Enterprise Resource Planning (EPR) System
Table of Contents
1.0 Executive Summary
With the society develops, the demand of the company’s economic growth is rising rapidly. Improving efficiency is no longer only for production, but also the company’s data processing. Companies with various sizes are seeking ways to increase their profits. Yet they end up finding out that it is hard to process plenty of information during their business. Enterprise resource planning (ERP) system upstarted overnight, seizing up the opportunity to show off itself. It can “merge a firm’s data, information flows and business processed into a single package” (Lengnick- Hall, Cynthia A., Lengnick Halla, Mark L. and Abdinour, Sue, 2004). It is capable of gaining the bargaining power of both suppliers and customers. Moreover, it has its own special capability to promote the company to win rivalry among existing competitors. However, in order to implement the ERP system correctly, some recommendations need to be taken by the company.
ERP system was first introduced by Gartner Group Inc., one of the most famous world’s leading information technology research and advisory company in US, as an application software in 1990. Later on, ERP system was surprisingly accepted by enterprises from all over the world overnight. Nowadays, it is developed and considered as one of the most important enterprise management theories, which is established on the advanced information technology, providing a decision-making platform for management and staff by using a systematic management idea. “ERP system integrates both internal and external information flows used by the organization within a single, comprehensive solution” (Green Beacon). It involves the practical system to come up a six core ideas, such as Engineering Data Management, Production Management, Project Management, Customer Service Management, Materials Management and Financial Management.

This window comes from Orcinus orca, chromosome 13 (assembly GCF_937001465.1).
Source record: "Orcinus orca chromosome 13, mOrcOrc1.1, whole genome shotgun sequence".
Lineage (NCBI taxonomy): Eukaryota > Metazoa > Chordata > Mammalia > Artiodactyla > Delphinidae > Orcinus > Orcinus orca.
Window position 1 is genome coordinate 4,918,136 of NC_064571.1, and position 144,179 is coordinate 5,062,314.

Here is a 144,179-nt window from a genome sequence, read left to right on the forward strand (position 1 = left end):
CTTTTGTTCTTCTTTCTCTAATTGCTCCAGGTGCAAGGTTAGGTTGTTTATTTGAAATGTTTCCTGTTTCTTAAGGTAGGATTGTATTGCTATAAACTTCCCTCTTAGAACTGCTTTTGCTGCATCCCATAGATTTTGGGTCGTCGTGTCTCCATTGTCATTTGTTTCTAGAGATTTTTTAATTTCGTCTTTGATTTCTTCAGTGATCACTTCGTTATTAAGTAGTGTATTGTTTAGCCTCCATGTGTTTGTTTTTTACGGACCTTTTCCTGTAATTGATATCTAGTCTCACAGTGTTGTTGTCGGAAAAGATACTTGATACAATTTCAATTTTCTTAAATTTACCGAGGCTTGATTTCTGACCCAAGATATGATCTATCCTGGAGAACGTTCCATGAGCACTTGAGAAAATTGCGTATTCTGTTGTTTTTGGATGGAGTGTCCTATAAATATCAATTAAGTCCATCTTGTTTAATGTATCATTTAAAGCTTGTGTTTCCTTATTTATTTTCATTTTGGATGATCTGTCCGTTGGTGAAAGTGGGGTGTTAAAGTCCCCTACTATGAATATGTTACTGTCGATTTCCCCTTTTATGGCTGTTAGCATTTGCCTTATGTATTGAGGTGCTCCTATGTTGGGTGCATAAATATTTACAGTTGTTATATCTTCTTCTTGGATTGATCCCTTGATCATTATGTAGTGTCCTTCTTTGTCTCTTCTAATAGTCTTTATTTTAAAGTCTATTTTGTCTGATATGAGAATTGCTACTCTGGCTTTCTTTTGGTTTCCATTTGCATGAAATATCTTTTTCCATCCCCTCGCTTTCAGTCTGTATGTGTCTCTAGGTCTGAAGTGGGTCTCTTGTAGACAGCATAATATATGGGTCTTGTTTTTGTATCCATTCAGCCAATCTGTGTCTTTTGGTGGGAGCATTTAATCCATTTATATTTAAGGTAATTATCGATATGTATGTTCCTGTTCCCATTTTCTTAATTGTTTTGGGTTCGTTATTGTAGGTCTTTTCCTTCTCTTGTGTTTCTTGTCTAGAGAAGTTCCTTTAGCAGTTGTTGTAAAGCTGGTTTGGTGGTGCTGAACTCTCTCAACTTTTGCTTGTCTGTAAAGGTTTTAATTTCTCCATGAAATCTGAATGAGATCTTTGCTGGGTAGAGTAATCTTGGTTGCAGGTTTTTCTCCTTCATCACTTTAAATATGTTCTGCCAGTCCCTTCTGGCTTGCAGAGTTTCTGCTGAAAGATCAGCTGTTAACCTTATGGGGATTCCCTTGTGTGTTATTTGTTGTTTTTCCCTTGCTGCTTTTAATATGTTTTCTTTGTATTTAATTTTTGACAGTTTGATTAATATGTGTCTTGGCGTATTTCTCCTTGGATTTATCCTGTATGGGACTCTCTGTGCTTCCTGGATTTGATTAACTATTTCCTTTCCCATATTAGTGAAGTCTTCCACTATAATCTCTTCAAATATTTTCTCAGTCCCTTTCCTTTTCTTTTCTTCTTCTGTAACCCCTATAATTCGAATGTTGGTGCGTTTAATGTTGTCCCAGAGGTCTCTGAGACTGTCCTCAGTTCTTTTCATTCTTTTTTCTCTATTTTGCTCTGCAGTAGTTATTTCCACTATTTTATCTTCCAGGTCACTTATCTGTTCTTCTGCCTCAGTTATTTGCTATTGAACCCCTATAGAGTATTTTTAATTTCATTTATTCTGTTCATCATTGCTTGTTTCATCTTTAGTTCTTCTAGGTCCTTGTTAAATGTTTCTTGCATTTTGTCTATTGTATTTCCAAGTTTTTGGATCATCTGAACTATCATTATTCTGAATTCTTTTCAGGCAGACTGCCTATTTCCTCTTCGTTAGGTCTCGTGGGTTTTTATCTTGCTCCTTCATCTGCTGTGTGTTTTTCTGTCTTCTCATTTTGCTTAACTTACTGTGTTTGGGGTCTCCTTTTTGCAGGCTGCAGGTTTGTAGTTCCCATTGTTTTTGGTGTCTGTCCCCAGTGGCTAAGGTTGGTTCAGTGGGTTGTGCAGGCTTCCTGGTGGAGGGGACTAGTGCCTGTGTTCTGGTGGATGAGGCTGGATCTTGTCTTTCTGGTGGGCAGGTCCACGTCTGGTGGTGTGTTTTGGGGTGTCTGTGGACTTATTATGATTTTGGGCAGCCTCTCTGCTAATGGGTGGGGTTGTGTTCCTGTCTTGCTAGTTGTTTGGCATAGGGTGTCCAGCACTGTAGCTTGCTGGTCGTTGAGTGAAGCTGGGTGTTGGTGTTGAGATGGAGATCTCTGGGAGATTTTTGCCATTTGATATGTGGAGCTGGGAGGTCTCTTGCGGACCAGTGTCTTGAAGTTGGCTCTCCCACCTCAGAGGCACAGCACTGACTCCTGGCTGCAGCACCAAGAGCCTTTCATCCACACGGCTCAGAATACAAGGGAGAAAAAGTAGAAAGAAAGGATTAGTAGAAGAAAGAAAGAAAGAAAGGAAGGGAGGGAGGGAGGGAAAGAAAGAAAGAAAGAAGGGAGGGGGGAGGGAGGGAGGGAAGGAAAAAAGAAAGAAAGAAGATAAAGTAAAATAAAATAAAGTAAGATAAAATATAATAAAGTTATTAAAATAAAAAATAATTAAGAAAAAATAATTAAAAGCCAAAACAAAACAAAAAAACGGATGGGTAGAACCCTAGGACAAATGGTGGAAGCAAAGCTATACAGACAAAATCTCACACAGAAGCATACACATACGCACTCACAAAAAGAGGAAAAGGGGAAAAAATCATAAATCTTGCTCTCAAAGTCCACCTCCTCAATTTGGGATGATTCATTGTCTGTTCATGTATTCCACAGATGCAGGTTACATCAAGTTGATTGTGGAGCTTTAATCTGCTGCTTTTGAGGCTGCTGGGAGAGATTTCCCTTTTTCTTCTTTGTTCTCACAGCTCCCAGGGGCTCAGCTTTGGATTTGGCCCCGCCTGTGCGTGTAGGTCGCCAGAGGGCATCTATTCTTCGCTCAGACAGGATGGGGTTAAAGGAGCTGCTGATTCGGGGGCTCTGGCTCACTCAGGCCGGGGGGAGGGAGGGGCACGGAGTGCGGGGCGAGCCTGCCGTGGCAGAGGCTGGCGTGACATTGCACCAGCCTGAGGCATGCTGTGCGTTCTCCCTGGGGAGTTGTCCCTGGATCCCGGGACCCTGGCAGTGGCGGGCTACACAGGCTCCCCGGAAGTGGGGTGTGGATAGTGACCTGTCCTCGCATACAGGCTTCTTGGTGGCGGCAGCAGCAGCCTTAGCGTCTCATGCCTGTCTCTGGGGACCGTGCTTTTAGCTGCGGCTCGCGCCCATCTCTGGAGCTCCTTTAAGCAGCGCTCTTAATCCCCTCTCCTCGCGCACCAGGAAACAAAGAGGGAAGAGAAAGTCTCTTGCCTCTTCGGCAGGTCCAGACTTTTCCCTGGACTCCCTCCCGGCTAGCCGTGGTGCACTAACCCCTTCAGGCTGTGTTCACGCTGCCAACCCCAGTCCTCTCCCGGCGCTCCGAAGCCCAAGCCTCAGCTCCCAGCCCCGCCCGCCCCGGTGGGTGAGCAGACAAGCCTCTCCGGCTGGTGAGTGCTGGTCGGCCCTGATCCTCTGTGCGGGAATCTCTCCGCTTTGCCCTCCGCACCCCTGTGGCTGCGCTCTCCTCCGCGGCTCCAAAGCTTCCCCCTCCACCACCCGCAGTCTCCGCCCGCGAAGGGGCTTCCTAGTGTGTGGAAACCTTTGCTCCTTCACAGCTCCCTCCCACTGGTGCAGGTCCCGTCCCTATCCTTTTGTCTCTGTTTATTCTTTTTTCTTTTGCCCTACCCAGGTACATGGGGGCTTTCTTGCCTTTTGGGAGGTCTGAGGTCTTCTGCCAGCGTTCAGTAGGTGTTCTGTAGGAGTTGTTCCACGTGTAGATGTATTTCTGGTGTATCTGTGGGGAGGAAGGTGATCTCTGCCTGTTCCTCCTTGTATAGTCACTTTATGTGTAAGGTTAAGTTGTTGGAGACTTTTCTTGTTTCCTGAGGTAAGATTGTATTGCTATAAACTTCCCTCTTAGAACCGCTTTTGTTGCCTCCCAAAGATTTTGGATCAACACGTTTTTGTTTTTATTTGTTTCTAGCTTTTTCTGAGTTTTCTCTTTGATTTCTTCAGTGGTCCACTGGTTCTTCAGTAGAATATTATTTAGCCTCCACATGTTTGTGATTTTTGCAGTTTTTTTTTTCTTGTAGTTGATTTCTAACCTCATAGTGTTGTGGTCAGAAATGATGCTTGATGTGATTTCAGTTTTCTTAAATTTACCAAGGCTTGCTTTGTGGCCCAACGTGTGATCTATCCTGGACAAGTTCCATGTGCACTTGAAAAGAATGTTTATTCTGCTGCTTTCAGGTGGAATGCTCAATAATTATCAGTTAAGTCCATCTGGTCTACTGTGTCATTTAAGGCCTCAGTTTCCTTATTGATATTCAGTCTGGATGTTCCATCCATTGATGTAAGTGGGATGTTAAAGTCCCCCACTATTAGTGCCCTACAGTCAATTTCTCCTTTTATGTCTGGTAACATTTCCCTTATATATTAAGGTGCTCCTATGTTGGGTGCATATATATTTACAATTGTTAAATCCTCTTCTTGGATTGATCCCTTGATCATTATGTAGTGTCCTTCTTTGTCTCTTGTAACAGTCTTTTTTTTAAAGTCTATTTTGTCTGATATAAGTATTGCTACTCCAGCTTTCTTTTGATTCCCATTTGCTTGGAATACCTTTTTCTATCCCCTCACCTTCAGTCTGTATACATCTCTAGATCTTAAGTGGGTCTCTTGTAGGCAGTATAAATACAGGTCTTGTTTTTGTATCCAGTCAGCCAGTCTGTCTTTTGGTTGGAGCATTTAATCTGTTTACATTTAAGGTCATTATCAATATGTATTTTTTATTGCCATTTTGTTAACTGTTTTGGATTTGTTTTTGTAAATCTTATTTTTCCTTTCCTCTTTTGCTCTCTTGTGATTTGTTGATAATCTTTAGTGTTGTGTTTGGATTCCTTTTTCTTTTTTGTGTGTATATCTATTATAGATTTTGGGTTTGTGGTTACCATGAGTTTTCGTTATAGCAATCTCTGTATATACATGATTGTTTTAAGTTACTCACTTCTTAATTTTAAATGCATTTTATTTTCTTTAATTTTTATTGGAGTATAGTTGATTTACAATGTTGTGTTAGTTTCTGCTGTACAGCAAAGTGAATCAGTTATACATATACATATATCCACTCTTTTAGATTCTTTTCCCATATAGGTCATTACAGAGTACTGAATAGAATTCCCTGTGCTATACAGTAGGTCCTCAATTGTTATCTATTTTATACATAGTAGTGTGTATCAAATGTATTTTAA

Making full use of ERP system will be able to settle the problems of the Porter Five Forces Analysis, which is a frame work for industry analysis and business strategy development put forwarded by Michael E. Porter of Harvard Business School in 1979. In the Five Force Analysis, Michael Porter indicated the following five forces, “Threat of new entrants, Threat of substitute products or services, Bargaining power of customers (buyers), Bargaining power of suppliers and Intensity of competitive rivalry” (Michael E. Porter, 1979). However, the ERP system is capable of providing good ways for increasing the bargaining power of customers (buyers) and suppliers by using its competitive advantages and gain victory of rivalry among existing competitors. Later on three examples will be presented to show how ERP system gets the upper hand of the three forces raised by Michael Porter.
Last but not least, recommendations for operating system are necessary since they would allow the company to utilize the ERP system perfectly by rational analysis before implementing ERP system to set a practical target, training for staff in the very first place once ERP system is confirmed to be used and keep testing in the final stage before make it go-live....
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Ann Zimmerman (2010)
Fishman, C. (2006). The Wal-Mart effect: how the world 's most powerful company really works-- and how it 's transforming the American economy. New York: Penguin Press.
Green Beacon Solutions (2013)
John Teresko (2004). E-Business – E-Collaboration. http://www.industryweek.com/information-technology/e-business-e-collaboration [Accessed 11/12/2013]
Reed Smith, Jeffrey Yost (2008). Electronic Data Interchange and Enterprise Resource Planning Technology in Supply Chain Contracts. http://home.kelley.iupui.edu/jrsmith2/res/supplychain1108.pdf [Accessed 11/12/2013]
Retail Enterprise Resource Planning
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